What do you get when you put a Nobel Prize-winning author, a rapper, an eccentric Spanish actress and a slew of artists, music moguls and filmmakers in the same room? 28-year-old Pablo Ganguli's Liberatum Hong Kong, of course. Needless to say, the three days that the likes of Pharrell Williams, Rossy de Palma, Nobel laureate Sir V S Naipaul and co. spent in the city made for a wild ride. The free, public cultural festival, which has previously been hosted in Turkey, Morocco, Russia and beyond, was quite the treat for Hong Kong natives who, according to Vogue China editor-in-chief Angelica Cheung, are rarely privy to such art-fueled forums. "This is one of the very very few cultural events open to the public that's happening these days in this part of the world," she said at a Ferragamo-hosted dinner on Saturday night. "[Ganguli]'s a very young guy who had a great idea and he's really succeeded with it."
Pharrell Williams, the Liberatum headliner who opened the festival (which ran Apr. 27–29) with a talk between himself, producer William Orbit, and Hong Kong-based singer-songwriter Khalil Fong, concurred. "When I got the call [about participating] it just made sense, you know? Great things come from melting pots. Great things come from bringing different people of different disciplines together," said the rapper. Williams spoke to Interview about his next art project, a sculpture inspired by the earth's opposing poles (skeptical?) as well as how famed gallerist Emmanuel Perrotin, who gave a talk with architect Andre Fu about designing spaces specifically for art in Hong Kong, was his mentor and artistic guide (ok, less skeptical). "I don't want to say too much because someone will probably do it better than me before I make it," laughed Williams. He also used the festival as a platform to reveal the concept behind his latest sound technology project, Live Audio, which he hopes will give listeners a concert experience at home (he proposed that it's the audio equivalent of James Cameron's groundbreaking 3-D camera), and mentioned that astronaut Buzz Aldrin will be a part of his upcoming book, Pharrell: Places and Spaces I've Been, which is set to hit the shelves this October. "He's a buddy!" professed the multi-talented Williams when asked about his relationship with the astronaut.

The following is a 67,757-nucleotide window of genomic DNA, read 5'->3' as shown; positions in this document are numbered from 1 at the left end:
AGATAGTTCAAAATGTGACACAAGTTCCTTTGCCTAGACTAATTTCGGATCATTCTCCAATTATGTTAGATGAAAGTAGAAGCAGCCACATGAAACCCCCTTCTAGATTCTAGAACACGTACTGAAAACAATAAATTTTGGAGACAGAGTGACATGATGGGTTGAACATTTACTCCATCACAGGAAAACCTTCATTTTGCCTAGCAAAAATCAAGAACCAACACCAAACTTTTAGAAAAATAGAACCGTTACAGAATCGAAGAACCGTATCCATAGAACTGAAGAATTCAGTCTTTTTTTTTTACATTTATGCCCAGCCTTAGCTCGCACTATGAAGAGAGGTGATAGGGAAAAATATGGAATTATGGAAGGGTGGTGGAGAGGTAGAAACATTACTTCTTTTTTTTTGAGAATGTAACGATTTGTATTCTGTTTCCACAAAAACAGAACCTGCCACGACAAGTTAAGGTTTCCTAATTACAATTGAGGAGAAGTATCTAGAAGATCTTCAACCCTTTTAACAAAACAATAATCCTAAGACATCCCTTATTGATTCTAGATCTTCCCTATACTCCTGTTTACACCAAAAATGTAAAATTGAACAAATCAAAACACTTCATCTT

Other festival highlights included a chat between Mike Figgis, Paul Schroder, and Chinese filmmakers Daniel Wu and Nansun Shi about the future of cinema in our increasingly online world, Stephen Webster's lecture about the art of making rockstar-ready gems and Nobel laureate Sir V.S. Naipaul's reading of his 2010 book, The Masque of Africa, during which he broke down in tears.
Over in the Lane Crawford showcase (the prestigious Chinese retailer hosted Liberatum's lectures and installations at its Hong Kong offices), renowned cellist Gerald Peregrine played while locked in a cage and an installation of rare Guy Bourdin films were set to the music of the festival's co-curator and accomplished pianist, Rosey Chan. New York-based architect-cum-artist Peter Macapia's ink-blot canvas sculpture, as well as his master class, during which he interviewed a building (literally) took center stage. "I wanted to do something that would take us out of our normal relationships with things," said Macapia about his class, which featured him yelling questions up at the Lane Crawford offices. "There's not much happening here with art at the street level. There are galleries, but it has to start on the ground. It has to open up with people just wanting to do stuff in the city. When you stand outside a building and you look up and you start talking to it, it's absurd. But at the same time, that's what you're doing when you do art installations. You're asking questions about space, about how people relate, and about how you relate to each other through the space."